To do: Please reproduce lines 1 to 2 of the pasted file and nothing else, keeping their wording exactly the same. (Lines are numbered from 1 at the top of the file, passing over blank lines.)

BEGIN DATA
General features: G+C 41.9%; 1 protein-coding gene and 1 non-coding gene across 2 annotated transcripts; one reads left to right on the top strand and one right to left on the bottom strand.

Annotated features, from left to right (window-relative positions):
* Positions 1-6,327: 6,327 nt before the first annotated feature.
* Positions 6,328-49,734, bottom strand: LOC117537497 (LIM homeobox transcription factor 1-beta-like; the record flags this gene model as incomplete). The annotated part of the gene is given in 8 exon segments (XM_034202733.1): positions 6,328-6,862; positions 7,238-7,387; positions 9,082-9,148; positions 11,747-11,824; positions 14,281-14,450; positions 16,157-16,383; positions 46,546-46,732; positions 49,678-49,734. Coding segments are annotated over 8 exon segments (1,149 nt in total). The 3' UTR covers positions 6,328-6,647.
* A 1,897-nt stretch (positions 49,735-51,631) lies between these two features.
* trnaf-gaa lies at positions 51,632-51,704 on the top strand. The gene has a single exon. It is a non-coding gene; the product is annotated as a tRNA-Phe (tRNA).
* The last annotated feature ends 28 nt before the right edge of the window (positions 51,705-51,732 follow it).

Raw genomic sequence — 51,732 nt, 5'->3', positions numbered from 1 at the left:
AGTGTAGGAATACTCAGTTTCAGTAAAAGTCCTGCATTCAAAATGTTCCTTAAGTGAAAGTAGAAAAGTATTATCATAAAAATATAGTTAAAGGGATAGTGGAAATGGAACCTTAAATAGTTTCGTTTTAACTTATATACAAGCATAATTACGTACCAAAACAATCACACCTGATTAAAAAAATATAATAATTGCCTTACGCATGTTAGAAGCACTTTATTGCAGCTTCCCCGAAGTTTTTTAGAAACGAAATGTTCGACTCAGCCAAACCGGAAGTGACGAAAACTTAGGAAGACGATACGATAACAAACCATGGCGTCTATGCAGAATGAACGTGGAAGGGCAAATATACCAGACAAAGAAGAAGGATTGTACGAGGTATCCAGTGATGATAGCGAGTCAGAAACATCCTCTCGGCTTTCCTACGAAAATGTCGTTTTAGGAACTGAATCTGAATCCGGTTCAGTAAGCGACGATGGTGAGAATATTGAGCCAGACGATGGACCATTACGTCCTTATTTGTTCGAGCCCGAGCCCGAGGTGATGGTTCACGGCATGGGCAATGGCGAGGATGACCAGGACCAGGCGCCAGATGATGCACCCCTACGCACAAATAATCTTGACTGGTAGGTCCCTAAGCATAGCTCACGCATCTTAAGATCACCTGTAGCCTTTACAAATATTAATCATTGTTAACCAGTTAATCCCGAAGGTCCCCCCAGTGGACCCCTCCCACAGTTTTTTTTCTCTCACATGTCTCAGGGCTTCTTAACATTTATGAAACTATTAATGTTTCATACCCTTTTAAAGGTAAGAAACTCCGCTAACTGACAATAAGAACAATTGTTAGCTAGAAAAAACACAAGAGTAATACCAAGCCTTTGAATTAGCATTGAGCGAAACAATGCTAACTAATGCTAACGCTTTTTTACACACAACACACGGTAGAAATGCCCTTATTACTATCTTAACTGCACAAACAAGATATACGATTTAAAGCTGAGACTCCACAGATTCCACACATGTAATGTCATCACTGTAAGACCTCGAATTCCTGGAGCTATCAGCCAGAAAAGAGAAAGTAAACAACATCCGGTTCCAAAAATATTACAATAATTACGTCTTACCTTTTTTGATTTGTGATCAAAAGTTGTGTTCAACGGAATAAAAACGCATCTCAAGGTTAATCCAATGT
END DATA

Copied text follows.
General features: G+C 41.9%; 1 protein-coding gene and 1 non-coding gene across 2 annotated transcripts; one reads left to right on the top strand and one right to left on the bottom strand.

Annotated features, from left to right (window-relative positions):